Brussels, 13 June 2012
Digital Agenda - Commission calls on Dutch regulator to look again at termination rate plans
The European Commission has decided to require the Dutch telecoms regulator (OPTA) to amend or withdraw a fixed and mobile termination rates proposal which would negatively affect consumers in the Netherlands. Termination rates are the rates which telecoms networks charge each other to deliver calls between their respective networks. These costs are ultimately included in call prices paid by consumers and businesses. This is the first time that the Commission has issued a recommendation under Article 7a of the Telecoms Directive (MEMO/11/321).
European Commission Vice President Neelie Kroes said: "The proposed Dutch termination rates would be twice as high as under the approach foreseen under EU law, so I am now requiring OPTA to withdraw the proposal, or amend it. This is in the interests of both consumers and businesses, and consistent with OPTA's original proposal."
In 2010, OPTA initially proposed cost-oriented fixed and mobile termination rates which were in line with the Commission's 2009 Recommendation (see IP/09/710 and MEMO/09/222). Following an appeal brought by certain telecoms operators, these rates were overturned in August 2011 by the Dutch Trade and Industry Appeals Tribunal which prescribed a different methodology that includes costs not directly related to call termination. Following this ruling OPTA proposed new rates, and in doing so triggered the Commission's 2012 investigation (see IP/12/130).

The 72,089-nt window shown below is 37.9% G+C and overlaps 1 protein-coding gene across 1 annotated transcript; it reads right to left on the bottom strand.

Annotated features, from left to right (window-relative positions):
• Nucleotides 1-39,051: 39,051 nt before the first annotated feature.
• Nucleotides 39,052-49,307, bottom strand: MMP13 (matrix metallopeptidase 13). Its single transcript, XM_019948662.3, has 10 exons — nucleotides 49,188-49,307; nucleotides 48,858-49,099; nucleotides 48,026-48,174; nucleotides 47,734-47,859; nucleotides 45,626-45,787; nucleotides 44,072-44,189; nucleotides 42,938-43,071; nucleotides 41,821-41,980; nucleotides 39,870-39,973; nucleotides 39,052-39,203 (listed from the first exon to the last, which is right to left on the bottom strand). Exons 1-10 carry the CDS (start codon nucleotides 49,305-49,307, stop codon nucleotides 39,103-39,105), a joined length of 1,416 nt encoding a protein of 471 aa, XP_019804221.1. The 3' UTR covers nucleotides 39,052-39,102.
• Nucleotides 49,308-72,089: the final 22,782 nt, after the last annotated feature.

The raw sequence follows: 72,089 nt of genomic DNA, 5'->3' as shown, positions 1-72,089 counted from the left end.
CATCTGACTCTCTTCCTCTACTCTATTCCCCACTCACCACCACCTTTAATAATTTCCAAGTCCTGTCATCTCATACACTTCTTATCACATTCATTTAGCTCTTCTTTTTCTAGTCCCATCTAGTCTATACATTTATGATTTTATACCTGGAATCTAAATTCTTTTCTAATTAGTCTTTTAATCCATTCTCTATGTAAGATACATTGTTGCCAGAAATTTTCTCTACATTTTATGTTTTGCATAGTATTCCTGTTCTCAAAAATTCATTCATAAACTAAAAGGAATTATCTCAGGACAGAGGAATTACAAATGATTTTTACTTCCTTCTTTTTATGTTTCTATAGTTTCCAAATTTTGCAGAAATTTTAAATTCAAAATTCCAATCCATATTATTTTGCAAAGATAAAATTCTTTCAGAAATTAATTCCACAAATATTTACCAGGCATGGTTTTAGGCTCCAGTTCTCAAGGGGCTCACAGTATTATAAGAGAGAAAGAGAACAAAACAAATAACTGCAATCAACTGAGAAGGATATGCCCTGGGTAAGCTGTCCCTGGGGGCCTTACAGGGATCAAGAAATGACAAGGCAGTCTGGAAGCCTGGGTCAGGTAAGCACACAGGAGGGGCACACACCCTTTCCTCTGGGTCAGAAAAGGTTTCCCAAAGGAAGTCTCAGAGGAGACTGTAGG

The Commission's decision follows a three month investigation during which BEREC, the body of European Telecoms Regulators, expressed support for the Commission's position.
EU telecoms rules require Member States to promote competition and the interests of consumers in the EU, as well as the development of the Single Market.
Article 7 of the Telecoms Framework Directive requires national telecoms regulators to notify the Commission, the Body of European Regulators for Electronic Communications (BEREC) and telecoms regulators in other EU countries, of the measures they plan to introduce to solve market problems. The EU telecoms rules enable the Commission to adopt further harmonisation measures in the form of recommendations or (binding) decisions if divergences in the regulatory approaches of national regulators, including remedies, persist across the EU in the longer term.
The Commission's letter sent to the Dutch regulator OPTA will be published at:
Neelie Kroes' website
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